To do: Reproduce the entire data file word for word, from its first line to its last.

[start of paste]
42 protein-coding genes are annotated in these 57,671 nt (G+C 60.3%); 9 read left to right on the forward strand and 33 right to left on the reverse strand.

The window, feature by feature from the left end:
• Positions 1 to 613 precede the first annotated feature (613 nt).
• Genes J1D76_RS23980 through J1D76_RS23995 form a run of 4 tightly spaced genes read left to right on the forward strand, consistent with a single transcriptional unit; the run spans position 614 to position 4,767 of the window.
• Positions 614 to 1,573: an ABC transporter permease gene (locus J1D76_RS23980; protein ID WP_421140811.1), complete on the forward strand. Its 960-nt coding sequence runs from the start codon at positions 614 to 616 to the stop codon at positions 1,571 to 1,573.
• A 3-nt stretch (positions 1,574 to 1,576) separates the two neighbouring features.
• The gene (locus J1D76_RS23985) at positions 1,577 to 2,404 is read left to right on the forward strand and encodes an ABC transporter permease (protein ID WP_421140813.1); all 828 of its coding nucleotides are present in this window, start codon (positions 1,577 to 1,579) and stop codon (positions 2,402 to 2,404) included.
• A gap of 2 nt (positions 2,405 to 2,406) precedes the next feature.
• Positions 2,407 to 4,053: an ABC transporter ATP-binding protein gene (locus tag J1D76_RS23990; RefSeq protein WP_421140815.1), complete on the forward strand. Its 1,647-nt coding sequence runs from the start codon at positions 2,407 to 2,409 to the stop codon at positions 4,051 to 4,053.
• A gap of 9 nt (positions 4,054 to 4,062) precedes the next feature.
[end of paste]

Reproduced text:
42 protein-coding genes are annotated in these 57,671 nt (G+C 60.3%); 9 read left to right on the forward strand and 33 right to left on the reverse strand.

The window, feature by feature from the left end:
• Positions 1 to 613 precede the first annotated feature (613 nt).
• Genes J1D76_RS23980 through J1D76_RS23995 form a run of 4 tightly spaced genes read left to right on the forward strand, consistent with a single transcriptional unit; the run spans position 614 to position 4,767 of the window.
• Positions 614 to 1,573: an ABC transporter permease gene (locus J1D76_RS23980; protein ID WP_421140811.1), complete on the forward strand. Its 960-nt coding sequence runs from the start codon at positions 614 to 616 to the stop codon at positions 1,571 to 1,573.
• A 3-nt stretch (positions 1,574 to 1,576) separates the two neighbouring features.
• The gene (locus J1D76_RS23985) at positions 1,577 to 2,404 is read left to right on the forward strand and encodes an ABC transporter permease (protein ID WP_421140813.1); all 828 of its coding nucleotides are present in this window, start codon (positions 1,577 to 1,579) and stop codon (positions 2,402 to 2,404) included.
• A gap of 2 nt (positions 2,405 to 2,406) precedes the next feature.
• Positions 2,407 to 4,053: an ABC transporter ATP-binding protein gene (locus tag J1D76_RS23990; RefSeq protein WP_421140815.1), complete on the forward strand. Its 1,647-nt coding sequence runs from the start codon at positions 2,407 to 2,409 to the stop codon at positions 4,051 to 4,053.
• A gap of 9 nt (positions 4,054 to 4,062) precedes the next feature.